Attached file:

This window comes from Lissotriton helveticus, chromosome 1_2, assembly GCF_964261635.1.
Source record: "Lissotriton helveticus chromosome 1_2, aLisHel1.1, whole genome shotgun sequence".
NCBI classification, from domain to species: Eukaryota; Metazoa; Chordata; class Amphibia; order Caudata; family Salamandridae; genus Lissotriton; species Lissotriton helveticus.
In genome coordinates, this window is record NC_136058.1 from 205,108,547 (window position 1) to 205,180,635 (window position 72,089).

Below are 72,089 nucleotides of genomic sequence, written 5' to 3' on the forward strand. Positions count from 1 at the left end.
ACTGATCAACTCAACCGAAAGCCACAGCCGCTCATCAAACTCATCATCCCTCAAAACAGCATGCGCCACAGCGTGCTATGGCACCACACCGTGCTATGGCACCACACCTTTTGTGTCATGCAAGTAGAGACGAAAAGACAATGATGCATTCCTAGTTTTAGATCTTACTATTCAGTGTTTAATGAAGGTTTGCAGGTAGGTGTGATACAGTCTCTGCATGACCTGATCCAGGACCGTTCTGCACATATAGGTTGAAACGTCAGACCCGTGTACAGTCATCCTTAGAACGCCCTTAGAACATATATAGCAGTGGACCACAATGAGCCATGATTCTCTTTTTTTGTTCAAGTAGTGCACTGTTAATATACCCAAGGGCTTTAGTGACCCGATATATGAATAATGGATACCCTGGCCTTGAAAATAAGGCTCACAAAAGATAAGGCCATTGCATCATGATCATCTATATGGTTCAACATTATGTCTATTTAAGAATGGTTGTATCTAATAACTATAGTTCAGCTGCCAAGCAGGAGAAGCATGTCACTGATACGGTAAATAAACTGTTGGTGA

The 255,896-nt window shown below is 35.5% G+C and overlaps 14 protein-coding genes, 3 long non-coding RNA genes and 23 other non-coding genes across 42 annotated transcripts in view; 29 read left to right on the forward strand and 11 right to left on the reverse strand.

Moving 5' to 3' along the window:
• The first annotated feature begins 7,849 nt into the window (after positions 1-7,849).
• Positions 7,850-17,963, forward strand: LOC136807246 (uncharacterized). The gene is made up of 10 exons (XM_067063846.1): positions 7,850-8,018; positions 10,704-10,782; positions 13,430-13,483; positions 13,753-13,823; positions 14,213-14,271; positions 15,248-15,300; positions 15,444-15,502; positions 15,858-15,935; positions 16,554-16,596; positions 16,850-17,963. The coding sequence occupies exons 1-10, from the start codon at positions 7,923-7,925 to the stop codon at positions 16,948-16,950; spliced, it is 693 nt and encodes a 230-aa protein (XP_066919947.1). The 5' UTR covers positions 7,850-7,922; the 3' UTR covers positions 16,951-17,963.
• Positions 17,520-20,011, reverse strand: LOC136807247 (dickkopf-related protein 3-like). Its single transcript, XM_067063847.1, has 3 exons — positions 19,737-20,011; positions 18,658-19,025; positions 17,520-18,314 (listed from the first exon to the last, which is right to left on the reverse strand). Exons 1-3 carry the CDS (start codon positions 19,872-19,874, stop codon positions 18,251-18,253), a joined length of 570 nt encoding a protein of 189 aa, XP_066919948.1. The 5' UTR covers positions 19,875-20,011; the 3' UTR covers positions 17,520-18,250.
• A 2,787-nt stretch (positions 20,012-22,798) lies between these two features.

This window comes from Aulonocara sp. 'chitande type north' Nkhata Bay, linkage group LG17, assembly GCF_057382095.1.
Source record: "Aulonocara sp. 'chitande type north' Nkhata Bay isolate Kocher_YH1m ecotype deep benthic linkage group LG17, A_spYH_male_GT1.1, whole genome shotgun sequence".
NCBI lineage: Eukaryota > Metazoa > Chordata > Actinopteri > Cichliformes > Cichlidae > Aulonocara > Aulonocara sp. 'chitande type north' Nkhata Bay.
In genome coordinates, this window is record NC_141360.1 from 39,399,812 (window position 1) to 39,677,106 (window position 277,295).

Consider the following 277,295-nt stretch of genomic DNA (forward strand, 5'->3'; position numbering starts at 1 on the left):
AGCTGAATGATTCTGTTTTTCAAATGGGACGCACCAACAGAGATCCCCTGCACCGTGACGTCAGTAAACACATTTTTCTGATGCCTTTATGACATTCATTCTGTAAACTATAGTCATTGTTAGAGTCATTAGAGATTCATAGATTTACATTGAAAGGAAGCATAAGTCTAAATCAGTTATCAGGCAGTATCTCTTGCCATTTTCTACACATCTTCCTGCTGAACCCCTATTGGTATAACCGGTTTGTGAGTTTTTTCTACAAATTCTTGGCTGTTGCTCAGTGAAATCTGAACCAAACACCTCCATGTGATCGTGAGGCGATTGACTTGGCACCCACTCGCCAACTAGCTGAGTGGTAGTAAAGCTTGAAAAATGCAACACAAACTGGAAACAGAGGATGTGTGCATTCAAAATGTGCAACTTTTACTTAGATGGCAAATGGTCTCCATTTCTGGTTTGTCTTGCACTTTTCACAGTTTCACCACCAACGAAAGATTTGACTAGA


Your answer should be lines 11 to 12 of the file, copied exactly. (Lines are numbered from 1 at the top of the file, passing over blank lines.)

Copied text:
• Positions 17,520-20,011, reverse strand: LOC136807247 (dickkopf-related protein 3-like). Its single transcript, XM_067063847.1, has 3 exons — positions 19,737-20,011; positions 18,658-19,025; positions 17,520-18,314 (listed from the first exon to the last, which is right to left on the reverse strand). Exons 1-3 carry the CDS (start codon positions 19,872-19,874, stop codon positions 18,251-18,253), a joined length of 570 nt encoding a protein of 189 aa, XP_066919948.1. The 5' UTR covers positions 19,875-20,011; the 3' UTR covers positions 17,520-18,250.
• A 2,787-nt stretch (positions 20,012-22,798) lies between these two features.